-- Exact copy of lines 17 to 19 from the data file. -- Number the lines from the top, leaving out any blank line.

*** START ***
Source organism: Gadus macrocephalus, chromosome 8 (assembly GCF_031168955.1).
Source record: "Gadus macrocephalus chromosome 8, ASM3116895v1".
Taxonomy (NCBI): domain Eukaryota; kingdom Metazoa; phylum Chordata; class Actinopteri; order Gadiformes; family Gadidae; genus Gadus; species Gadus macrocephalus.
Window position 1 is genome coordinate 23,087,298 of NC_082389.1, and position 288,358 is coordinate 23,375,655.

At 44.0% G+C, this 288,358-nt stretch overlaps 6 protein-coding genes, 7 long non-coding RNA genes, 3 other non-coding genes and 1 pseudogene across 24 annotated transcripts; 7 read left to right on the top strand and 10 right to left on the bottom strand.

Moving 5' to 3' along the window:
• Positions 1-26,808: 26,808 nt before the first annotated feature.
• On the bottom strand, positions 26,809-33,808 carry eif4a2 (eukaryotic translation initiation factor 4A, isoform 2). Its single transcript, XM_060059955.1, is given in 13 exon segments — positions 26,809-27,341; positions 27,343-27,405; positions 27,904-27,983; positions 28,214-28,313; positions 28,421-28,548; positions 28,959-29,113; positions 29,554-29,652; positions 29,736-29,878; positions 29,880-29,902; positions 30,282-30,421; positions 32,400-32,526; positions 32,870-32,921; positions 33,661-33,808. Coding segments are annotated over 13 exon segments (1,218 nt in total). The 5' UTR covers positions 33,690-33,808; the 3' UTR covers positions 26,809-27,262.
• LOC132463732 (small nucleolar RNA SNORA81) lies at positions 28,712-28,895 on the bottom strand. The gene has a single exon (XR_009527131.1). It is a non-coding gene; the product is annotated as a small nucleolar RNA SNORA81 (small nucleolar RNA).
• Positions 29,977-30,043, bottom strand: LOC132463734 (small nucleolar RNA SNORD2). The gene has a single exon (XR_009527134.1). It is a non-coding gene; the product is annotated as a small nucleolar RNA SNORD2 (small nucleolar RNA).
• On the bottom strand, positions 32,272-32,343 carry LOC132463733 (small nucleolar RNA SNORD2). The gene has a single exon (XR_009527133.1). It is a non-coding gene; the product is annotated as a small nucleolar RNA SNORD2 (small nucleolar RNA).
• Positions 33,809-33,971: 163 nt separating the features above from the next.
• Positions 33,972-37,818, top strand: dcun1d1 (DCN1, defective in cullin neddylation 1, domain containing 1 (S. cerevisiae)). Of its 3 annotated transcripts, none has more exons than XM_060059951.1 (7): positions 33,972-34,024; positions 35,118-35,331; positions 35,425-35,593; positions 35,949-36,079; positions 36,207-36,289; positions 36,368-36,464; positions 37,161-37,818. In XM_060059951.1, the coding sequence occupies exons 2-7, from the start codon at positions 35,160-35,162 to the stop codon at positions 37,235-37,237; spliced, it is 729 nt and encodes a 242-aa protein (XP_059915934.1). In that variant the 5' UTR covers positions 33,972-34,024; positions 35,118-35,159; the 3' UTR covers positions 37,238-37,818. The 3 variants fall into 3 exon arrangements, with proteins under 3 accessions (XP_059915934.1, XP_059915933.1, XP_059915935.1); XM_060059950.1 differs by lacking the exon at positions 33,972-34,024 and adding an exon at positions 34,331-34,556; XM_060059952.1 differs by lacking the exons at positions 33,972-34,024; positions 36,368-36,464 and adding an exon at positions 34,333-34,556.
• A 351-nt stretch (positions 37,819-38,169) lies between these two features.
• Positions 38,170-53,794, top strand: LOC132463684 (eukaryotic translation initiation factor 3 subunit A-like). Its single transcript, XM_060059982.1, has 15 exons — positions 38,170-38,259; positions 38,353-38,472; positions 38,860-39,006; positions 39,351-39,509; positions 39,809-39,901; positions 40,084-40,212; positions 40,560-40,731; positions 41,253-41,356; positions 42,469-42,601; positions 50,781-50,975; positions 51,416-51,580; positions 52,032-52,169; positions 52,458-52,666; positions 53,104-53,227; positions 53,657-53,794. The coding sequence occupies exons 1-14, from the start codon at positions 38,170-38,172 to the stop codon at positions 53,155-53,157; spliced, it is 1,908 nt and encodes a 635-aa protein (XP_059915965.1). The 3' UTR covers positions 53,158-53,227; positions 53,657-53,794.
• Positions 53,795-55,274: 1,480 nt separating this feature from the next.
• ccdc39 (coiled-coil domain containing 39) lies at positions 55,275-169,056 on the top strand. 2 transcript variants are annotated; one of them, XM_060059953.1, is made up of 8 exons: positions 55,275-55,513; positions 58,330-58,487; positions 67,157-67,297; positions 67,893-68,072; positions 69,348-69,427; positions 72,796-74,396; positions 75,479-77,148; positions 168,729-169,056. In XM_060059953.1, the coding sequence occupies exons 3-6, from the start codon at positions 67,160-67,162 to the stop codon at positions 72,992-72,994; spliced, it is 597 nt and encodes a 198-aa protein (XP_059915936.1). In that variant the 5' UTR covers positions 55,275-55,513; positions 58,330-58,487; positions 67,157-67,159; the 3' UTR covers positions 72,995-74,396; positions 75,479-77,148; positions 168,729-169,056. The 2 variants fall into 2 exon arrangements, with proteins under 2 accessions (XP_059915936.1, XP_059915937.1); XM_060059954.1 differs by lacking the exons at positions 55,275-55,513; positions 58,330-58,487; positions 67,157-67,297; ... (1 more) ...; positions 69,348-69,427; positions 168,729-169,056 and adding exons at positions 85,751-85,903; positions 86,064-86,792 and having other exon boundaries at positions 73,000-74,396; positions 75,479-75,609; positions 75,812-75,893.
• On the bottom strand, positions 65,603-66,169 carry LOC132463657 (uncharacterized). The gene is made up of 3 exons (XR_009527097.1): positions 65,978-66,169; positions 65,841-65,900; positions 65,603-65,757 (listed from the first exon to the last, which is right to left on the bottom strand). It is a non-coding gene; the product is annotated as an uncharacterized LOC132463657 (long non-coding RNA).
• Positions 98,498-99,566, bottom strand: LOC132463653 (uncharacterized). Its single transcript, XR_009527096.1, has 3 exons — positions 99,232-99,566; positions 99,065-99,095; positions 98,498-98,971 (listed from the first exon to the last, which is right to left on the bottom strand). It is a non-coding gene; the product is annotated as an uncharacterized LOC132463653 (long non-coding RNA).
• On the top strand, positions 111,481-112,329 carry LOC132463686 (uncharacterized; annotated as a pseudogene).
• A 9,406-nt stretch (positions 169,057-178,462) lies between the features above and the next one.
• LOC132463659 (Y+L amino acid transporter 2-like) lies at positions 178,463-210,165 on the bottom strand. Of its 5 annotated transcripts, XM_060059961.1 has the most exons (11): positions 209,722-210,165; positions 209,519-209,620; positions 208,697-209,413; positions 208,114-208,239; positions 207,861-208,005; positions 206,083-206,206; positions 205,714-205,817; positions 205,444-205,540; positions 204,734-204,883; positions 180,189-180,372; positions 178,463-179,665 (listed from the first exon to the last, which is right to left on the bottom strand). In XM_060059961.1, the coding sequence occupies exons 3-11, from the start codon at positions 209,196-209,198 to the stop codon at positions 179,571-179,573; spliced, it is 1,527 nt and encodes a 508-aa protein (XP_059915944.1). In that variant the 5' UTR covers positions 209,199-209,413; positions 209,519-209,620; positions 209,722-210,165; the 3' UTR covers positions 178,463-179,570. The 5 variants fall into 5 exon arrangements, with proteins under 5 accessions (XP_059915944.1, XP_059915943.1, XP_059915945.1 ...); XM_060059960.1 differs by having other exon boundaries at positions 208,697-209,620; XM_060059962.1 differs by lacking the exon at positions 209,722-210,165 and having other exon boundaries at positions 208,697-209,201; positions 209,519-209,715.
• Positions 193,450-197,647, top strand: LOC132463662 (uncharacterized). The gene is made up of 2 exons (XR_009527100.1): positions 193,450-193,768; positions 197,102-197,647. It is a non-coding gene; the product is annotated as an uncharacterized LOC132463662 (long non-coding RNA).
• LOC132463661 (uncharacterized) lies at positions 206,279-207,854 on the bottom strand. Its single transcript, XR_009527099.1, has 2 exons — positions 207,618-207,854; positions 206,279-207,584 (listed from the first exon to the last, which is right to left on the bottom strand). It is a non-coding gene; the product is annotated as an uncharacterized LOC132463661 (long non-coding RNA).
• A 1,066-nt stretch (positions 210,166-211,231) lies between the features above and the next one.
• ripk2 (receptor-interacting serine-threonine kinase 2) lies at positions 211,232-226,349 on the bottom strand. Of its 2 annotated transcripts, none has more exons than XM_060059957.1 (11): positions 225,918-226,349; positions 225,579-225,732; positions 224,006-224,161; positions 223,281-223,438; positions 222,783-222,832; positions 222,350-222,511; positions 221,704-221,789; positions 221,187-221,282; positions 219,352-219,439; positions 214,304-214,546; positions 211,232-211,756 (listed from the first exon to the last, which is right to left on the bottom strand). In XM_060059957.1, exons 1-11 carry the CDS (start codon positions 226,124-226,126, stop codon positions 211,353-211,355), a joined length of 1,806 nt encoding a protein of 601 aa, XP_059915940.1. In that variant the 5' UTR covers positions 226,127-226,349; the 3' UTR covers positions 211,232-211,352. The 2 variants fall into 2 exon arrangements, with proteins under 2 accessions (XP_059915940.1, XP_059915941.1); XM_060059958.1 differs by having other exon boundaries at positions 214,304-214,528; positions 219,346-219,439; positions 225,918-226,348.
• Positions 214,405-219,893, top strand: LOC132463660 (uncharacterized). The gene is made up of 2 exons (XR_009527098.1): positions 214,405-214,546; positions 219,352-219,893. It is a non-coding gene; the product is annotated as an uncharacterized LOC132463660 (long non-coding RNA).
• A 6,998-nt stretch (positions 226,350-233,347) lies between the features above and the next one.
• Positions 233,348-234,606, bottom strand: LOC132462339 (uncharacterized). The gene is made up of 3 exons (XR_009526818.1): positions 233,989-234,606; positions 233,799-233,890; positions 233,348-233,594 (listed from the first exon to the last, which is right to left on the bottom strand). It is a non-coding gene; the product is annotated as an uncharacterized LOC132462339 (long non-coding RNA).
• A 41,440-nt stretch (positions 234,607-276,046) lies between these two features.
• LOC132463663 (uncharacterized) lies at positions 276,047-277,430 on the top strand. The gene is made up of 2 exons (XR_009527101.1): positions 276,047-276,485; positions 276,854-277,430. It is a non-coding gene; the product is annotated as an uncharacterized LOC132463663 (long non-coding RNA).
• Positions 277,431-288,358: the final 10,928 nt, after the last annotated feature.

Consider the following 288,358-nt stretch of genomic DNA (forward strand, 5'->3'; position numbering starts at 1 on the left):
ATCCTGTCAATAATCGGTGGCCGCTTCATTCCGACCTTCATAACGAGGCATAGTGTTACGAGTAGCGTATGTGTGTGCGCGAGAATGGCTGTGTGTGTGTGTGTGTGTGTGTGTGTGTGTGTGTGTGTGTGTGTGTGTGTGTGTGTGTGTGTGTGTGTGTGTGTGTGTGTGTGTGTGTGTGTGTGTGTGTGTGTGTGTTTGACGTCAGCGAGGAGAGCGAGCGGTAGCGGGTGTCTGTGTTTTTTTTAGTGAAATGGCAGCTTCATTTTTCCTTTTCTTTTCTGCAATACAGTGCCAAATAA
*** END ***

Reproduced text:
• ccdc39 (coiled-coil domain containing 39) lies at positions 55,275-169,056 on the top strand. 2 transcript variants are annotated; one of them, XM_060059953.1, is made up of 8 exons: positions 55,275-55,513; positions 58,330-58,487; positions 67,157-67,297; positions 67,893-68,072; positions 69,348-69,427; positions 72,796-74,396; positions 75,479-77,148; positions 168,729-169,056. In XM_060059953.1, the coding sequence occupies exons 3-6, from the start codon at positions 67,160-67,162 to the stop codon at positions 72,992-72,994; spliced, it is 597 nt and encodes a 198-aa protein (XP_059915936.1). In that variant the 5' UTR covers positions 55,275-55,513; positions 58,330-58,487; positions 67,157-67,159; the 3' UTR covers positions 72,995-74,396; positions 75,479-77,148; positions 168,729-169,056. The 2 variants fall into 2 exon arrangements, with proteins under 2 accessions (XP_059915936.1, XP_059915937.1); XM_060059954.1 differs by lacking the exons at positions 55,275-55,513; positions 58,330-58,487; positions 67,157-67,297; ... (1 more) ...; positions 69,348-69,427; positions 168,729-169,056 and adding exons at positions 85,751-85,903; positions 86,064-86,792 and having other exon boundaries at positions 73,000-74,396; positions 75,479-75,609; positions 75,812-75,893.
• On the bottom strand, positions 65,603-66,169 carry LOC132463657 (uncharacterized). The gene is made up of 3 exons (XR_009527097.1): positions 65,978-66,169; positions 65,841-65,900; positions 65,603-65,757 (listed from the first exon to the last, which is right to left on the bottom strand). It is a non-coding gene; the product is annotated as an uncharacterized LOC132463657 (long non-coding RNA).
• Positions 98,498-99,566, bottom strand: LOC132463653 (uncharacterized). Its single transcript, XR_009527096.1, has 3 exons — positions 99,232-99,566; positions 99,065-99,095; positions 98,498-98,971 (listed from the first exon to the last, which is right to left on the bottom strand). It is a non-coding gene; the product is annotated as an uncharacterized LOC132463653 (long non-coding RNA).